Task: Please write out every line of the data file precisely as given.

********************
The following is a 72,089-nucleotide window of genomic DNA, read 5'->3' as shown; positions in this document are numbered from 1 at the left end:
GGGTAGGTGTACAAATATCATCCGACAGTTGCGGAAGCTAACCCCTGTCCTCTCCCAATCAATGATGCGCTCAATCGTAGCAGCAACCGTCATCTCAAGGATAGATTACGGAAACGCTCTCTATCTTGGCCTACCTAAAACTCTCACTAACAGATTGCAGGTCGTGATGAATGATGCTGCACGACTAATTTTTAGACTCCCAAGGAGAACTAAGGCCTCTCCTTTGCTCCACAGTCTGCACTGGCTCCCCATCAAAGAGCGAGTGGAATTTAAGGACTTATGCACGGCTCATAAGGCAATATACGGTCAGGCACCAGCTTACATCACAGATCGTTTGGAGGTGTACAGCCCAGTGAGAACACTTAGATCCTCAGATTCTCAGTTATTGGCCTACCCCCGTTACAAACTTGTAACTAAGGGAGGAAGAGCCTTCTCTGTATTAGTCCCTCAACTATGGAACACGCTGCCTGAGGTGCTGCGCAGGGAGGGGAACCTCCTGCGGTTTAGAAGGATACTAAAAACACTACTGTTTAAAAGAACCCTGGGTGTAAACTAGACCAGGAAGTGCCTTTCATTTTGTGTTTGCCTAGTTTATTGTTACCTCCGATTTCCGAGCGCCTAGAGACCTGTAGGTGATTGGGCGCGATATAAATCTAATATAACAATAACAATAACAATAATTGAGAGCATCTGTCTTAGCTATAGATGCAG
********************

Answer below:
The following is a 72,089-nucleotide window of genomic DNA, read 5'->3' as shown; positions in this document are numbered from 1 at the left end:
GGGTAGGTGTACAAATATCATCCGACAGTTGCGGAAGCTAACCCCTGTCCTCTCCCAATCAATGATGCGCTCAATCGTAGCAGCAACCGTCATCTCAAGGATAGATTACGGAAACGCTCTCTATCTTGGCCTACCTAAAACTCTCACTAACAGATTGCAGGTCGTGATGAATGATGCTGCACGACTAATTTTTAGACTCCCAAGGAGAACTAAGGCCTCTCCTTTGCTCCACAGTCTGCACTGGCTCCCCATCAAAGAGCGAGTGGAATTTAAGGACTTATGCACGGCTCATAAGGCAATATACGGTCAGGCACCAGCTTACATCACAGATCGTTTGGAGGTGTACAGCCCAGTGAGAACACTTAGATCCTCAGATTCTCAGTTATTGGCCTACCCCCGTTACAAACTTGTAACTAAGGGAGGAAGAGCCTTCTCTGTATTAGTCCCTCAACTATGGAACACGCTGCCTGAGGTGCTGCGCAGGGAGGGGAACCTCCTGCGGTTTAGAAGGATACTAAAAACACTACTGTTTAAAAGAACCCTGGGTGTAAACTAGACCAGGAAGTGCCTTTCATTTTGTGTTTGCCTAGTTTATTGTTACCTCCGATTTCCGAGCGCCTAGAGACCTGTAGGTGATTGGGCGCGATATAAATCTAATATAACAATAACAATAACAATAATTGAGAGCATCTGTCTTAGCTATAGATGCAG